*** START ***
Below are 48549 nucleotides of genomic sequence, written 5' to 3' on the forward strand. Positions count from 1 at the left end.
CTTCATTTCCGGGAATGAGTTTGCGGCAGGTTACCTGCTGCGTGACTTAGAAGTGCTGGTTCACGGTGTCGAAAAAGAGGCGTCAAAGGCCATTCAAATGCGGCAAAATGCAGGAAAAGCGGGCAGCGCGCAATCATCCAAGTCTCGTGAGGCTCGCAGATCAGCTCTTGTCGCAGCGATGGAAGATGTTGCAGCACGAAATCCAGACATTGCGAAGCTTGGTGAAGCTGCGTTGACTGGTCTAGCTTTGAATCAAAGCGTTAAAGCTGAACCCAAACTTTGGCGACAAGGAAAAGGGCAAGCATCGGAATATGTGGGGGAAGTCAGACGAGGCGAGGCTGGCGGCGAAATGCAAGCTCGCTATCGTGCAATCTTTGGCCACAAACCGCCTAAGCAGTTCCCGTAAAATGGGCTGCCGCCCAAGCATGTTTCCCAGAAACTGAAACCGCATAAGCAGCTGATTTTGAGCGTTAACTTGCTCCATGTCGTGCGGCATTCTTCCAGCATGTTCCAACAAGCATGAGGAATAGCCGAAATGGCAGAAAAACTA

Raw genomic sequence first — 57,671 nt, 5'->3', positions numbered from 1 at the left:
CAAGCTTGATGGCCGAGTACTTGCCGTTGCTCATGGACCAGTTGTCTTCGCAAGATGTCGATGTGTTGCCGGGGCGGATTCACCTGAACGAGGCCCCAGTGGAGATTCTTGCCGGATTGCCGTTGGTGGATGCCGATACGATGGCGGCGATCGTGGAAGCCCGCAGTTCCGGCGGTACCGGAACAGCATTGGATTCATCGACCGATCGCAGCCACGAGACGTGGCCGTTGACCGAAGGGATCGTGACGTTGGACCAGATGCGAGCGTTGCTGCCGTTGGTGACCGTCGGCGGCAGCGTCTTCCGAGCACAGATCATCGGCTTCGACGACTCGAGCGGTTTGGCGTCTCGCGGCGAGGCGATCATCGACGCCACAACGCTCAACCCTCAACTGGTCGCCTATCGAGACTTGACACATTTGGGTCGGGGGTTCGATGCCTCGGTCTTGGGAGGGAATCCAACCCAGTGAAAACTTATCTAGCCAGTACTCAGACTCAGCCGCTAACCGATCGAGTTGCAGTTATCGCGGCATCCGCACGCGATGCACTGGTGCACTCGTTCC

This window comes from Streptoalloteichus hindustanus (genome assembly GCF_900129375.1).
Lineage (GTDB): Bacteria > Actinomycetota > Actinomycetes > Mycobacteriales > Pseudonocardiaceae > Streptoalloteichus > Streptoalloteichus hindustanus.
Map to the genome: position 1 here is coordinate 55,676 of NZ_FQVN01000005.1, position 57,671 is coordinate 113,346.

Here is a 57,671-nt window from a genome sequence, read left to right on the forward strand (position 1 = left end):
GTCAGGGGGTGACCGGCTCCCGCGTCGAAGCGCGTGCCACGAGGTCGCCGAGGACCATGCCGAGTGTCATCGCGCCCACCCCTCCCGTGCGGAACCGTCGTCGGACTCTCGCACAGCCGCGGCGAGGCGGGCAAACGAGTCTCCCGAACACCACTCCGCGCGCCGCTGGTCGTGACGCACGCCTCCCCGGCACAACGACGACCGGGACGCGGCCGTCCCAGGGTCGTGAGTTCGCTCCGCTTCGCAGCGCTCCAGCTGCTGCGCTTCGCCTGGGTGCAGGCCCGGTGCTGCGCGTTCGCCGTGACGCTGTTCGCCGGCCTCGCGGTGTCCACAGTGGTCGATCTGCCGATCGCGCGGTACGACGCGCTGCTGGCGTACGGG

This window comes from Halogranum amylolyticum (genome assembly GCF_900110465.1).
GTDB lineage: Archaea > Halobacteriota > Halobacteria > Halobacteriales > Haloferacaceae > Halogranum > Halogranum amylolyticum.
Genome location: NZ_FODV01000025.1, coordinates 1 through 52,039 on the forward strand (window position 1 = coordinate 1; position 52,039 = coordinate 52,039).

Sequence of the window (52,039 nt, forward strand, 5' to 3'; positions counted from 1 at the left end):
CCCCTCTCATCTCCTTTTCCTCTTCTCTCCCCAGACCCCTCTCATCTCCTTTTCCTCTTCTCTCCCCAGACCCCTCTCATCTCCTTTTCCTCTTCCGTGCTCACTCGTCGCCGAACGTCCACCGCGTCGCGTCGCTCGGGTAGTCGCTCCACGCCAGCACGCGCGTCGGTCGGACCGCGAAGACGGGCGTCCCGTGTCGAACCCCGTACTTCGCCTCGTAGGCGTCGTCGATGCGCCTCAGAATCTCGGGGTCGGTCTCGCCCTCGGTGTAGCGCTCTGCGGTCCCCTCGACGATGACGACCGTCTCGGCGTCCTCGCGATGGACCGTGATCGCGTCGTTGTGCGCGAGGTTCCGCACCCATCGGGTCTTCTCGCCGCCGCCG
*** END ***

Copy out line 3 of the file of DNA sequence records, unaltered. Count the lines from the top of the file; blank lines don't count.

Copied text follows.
Raw genomic sequence first — 57,671 nt, 5'->3', positions numbered from 1 at the left: